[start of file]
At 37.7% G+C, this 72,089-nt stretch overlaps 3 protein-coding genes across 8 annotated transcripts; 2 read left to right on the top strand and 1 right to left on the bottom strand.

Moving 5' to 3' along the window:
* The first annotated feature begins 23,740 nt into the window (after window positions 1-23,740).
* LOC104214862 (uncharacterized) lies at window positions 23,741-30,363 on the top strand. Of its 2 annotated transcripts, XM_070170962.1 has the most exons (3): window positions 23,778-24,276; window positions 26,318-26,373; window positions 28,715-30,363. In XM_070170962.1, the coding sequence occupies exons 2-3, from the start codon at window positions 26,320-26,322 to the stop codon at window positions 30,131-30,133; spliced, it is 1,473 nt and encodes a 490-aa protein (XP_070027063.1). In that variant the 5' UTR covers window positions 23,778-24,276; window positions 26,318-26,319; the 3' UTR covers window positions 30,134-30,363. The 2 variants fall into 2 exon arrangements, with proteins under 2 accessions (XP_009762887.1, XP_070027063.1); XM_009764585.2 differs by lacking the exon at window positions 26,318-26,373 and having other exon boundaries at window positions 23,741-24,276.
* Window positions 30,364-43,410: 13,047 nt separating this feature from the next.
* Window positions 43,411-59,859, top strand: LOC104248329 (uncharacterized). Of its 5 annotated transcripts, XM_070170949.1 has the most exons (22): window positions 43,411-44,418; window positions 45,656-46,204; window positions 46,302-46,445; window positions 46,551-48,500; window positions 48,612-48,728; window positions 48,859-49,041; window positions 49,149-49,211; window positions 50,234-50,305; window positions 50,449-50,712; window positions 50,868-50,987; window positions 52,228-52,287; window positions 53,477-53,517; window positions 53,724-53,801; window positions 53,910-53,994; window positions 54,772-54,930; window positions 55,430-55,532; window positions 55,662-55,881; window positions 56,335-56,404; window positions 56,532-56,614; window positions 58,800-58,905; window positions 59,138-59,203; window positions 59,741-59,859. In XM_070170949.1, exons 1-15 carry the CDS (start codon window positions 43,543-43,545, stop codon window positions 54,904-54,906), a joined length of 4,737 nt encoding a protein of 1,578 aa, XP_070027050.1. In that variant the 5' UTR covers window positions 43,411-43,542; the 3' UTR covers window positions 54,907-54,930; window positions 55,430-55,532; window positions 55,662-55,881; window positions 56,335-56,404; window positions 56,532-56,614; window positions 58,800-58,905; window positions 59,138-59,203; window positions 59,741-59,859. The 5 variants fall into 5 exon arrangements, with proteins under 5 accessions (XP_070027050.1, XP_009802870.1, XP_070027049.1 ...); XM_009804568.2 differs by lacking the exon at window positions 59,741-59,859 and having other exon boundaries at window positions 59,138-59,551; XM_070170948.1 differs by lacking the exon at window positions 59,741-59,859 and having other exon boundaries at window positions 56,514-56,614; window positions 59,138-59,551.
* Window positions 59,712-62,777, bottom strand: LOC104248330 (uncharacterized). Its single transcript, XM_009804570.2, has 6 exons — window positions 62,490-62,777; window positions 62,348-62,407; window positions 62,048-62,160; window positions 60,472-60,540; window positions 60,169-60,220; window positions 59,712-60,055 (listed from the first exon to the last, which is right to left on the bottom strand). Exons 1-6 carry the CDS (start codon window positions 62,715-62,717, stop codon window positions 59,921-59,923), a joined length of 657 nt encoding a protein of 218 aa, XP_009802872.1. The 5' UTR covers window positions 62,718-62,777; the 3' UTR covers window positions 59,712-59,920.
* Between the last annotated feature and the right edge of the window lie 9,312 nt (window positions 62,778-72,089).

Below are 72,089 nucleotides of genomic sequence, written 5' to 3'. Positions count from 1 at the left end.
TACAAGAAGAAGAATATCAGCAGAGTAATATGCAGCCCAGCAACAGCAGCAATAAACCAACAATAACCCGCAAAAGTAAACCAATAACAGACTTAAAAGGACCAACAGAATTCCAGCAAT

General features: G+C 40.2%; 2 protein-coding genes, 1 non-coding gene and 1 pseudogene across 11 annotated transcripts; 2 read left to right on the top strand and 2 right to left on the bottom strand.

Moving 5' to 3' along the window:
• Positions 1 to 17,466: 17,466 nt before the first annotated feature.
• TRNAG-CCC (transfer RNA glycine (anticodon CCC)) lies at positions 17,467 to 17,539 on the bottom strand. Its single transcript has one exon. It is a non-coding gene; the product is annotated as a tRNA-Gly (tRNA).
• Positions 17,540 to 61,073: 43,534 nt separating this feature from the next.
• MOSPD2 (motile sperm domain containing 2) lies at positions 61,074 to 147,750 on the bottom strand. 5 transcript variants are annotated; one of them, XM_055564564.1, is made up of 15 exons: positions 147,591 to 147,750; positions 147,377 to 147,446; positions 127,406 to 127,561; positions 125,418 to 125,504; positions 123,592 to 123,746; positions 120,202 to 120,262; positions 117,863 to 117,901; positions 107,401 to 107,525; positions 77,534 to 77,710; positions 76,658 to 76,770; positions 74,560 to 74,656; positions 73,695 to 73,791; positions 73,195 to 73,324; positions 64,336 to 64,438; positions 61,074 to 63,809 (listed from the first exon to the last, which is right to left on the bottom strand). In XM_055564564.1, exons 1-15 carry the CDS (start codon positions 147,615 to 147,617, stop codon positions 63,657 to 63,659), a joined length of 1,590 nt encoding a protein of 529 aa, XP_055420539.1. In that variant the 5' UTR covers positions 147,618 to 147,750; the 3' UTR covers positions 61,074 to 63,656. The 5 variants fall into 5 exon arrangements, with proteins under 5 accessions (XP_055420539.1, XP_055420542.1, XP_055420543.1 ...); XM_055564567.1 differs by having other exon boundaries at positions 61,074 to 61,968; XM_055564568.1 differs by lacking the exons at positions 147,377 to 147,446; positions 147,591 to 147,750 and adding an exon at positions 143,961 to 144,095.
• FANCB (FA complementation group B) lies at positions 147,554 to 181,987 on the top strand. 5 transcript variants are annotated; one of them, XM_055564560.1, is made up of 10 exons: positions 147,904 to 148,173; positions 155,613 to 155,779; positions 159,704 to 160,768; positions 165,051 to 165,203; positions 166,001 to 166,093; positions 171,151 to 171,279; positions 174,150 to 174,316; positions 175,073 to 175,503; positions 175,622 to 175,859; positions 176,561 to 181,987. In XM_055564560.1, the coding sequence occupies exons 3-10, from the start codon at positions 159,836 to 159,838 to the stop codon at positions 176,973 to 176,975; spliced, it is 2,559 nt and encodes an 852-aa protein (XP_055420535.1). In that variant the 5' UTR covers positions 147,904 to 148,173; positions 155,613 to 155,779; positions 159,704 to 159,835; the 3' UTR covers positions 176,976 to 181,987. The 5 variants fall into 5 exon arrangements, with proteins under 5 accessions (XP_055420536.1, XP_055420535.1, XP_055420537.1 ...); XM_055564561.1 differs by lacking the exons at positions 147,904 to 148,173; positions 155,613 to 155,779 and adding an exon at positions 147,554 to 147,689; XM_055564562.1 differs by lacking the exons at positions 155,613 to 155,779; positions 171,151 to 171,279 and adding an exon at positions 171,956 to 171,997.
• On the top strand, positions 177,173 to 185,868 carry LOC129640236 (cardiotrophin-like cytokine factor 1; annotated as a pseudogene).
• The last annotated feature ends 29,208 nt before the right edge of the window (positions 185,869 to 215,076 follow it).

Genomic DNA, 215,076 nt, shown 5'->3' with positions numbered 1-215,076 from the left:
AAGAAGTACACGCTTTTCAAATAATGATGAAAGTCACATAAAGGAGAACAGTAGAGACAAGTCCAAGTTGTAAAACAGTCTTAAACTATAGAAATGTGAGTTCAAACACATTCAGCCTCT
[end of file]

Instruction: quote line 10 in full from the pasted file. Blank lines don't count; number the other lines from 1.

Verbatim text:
TACAAGAAGAAGAATATCAGCAGAGTAATATGCAGCCCAGCAACAGCAGCAATAAACCAACAATAACCCGCAAAAGTAAACCAATAACAGACTTAAAAGGACCAACAGAATTCCAGCAAT